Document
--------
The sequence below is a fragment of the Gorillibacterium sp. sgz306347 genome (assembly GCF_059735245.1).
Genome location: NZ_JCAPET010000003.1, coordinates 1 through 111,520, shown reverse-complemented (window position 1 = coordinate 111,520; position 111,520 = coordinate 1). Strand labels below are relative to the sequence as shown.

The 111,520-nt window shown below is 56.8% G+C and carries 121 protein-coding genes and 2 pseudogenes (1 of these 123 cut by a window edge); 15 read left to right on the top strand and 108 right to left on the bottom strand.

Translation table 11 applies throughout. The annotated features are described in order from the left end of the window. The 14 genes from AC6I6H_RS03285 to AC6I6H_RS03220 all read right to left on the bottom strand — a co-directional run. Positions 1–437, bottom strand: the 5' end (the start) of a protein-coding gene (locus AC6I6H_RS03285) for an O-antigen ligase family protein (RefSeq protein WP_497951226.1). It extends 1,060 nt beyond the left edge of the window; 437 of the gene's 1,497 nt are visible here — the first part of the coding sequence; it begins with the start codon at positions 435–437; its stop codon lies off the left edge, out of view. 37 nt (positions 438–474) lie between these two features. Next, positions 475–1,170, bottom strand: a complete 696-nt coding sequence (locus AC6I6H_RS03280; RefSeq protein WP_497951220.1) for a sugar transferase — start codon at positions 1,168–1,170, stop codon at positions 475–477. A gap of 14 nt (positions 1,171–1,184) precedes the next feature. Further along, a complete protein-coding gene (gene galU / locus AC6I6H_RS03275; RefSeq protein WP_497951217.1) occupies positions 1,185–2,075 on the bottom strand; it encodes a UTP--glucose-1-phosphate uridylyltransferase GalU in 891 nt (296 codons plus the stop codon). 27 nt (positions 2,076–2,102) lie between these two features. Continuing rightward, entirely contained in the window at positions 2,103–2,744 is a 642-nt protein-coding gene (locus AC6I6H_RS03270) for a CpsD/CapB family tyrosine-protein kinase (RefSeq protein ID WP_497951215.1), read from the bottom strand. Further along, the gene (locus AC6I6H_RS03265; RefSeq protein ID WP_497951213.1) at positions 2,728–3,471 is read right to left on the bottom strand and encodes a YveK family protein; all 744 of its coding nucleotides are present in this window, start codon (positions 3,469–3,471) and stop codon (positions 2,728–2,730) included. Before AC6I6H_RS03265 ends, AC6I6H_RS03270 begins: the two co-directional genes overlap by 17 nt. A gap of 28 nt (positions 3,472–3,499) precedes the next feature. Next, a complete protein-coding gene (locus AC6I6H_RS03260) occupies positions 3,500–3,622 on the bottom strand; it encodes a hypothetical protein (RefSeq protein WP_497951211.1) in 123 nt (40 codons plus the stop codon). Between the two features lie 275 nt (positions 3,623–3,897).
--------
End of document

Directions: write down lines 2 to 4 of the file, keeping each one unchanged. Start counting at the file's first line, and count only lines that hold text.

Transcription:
Genome location: NZ_JCAPET010000003.1, coordinates 1 through 111,520, shown reverse-complemented (window position 1 = coordinate 111,520; position 111,520 = coordinate 1). Strand labels below are relative to the sequence as shown.

The 111,520-nt window shown below is 56.8% G+C and carries 121 protein-coding genes and 2 pseudogenes (1 of these 123 cut by a window edge); 15 read left to right on the top strand and 108 right to left on the bottom strand.

Translation table 11 applies throughout. The annotated features are described in order from the left end of the window. The 14 genes from AC6I6H_RS03285 to AC6I6H_RS03220 all read right to left on the bottom strand — a co-directional run. Positions 1–437, bottom strand: the 5' end (the start) of a protein-coding gene (locus AC6I6H_RS03285) for an O-antigen ligase family protein (RefSeq protein WP_497951226.1). It extends 1,060 nt beyond the left edge of the window; 437 of the gene's 1,497 nt are visible here — the first part of the coding sequence; it begins with the start codon at positions 435–437; its stop codon lies off the left edge, out of view. 37 nt (positions 438–474) lie between these two features. Next, positions 475–1,170, bottom strand: a complete 696-nt coding sequence (locus AC6I6H_RS03280; RefSeq protein WP_497951220.1) for a sugar transferase — start codon at positions 1,168–1,170, stop codon at positions 475–477. A gap of 14 nt (positions 1,171–1,184) precedes the next feature. Further along, a complete protein-coding gene (gene galU / locus AC6I6H_RS03275; RefSeq protein WP_497951217.1) occupies positions 1,185–2,075 on the bottom strand; it encodes a UTP--glucose-1-phosphate uridylyltransferase GalU in 891 nt (296 codons plus the stop codon). 27 nt (positions 2,076–2,102) lie between these two features. Continuing rightward, entirely contained in the window at positions 2,103–2,744 is a 642-nt protein-coding gene (locus AC6I6H_RS03270) for a CpsD/CapB family tyrosine-protein kinase (RefSeq protein ID WP_497951215.1), read from the bottom strand. Further along, the gene (locus AC6I6H_RS03265; RefSeq protein ID WP_497951213.1) at positions 2,728–3,471 is read right to left on the bottom strand and encodes a YveK family protein; all 744 of its coding nucleotides are present in this window, start codon (positions 3,469–3,471) and stop codon (positions 2,728–2,730) included. Before AC6I6H_RS03265 ends, AC6I6H_RS03270 begins: the two co-directional genes overlap by 17 nt. A gap of 28 nt (positions 3,472–3,499) precedes the next feature. Next, a complete protein-coding gene (locus AC6I6H_RS03260) occupies positions 3,500–3,622 on the bottom strand; it encodes a hypothetical protein (RefSeq protein WP_497951211.1) in 123 nt (40 codons plus the stop codon). Between the two features lie 275 nt (positions 3,623–3,897).